A few weeks ago I saw my former team get together for the yearly bootcamp, the weekend that markes the kick-off of a new season. I have spent three years together with Swaboladies and honestly, it did hurt a little to be alone in my apartment in Groningen knowing that there was the Swabo-bootcamp. I am so thankful that I got the oppertunity to be with them for these years, they have done so much for me and helped me along the way. I made the decision myself to not stay in the team, it has nothing to do with the team itself, but it is a reflection of my past year (or years).
I did not know in September last year (2016) that I was about to face my biggest challenge so far in life, a challenge that was about to push my physical and mental ability to their limits. And I certainly did not know that it also might be a challenge that I could not win. Don't get me wrong, I am not a quitter and I am not the person who gives up, but sometimes you have to realise that you and your body have had enough.
Your body is very strong if you let it be, your mind is the most powerful part of yourself - but they both are also very fragile. Health cannot be taken for granted. When I was diagnosed with a recurrence of acute pericarditis I was devestated and could not believe it. Even though the cause of it was considered idiopathic (unknown), I thought I had done something wrong leading up to it. Even if I knew deep down inside that I am probably the most careful person in the world considering my health, I still doubted myself. It was very difficult to be in a position where you are seriously ill but they do not know why it happened. Because that gives you no clue at all how to try to prevent it from happening again. Also, I got the question many times from people around me (not family), or let me re-phrase it, I got the statement: "you did exercise while being sick, right?". Seriously. No I did not exercise while being sick - I am not stupid. Especially since I had already had it once before, I would never do that. What I want to say is that it is often much more complicated than that. I was already frustrated not being able to ride my bike so it kind of hit me hard that people thought I caused it myself. I know I did not.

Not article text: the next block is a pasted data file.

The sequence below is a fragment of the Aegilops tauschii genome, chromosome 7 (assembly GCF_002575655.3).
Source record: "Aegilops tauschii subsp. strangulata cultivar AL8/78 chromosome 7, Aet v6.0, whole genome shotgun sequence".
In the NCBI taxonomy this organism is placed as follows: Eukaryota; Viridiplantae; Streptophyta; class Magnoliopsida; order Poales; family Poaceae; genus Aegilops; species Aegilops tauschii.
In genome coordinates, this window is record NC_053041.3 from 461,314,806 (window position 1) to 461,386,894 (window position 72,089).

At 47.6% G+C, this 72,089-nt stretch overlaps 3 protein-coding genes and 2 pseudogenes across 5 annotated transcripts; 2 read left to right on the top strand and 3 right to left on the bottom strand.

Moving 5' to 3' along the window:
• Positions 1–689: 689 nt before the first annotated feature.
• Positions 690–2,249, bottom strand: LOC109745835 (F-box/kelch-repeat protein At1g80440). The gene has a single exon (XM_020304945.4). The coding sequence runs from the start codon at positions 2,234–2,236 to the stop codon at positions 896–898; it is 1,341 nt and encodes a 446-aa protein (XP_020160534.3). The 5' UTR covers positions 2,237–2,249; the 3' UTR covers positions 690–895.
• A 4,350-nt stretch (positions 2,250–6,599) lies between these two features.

My recovery was a roller-coaster. A lot of ups and downs but all the way until training-camp in February it still went okay. I trained a lot in Spain, both good and bad days, and I enjoyed being back with my team. I headed back to the Netherlands for one week of study to take the test for my application to Medical School, but that is another story.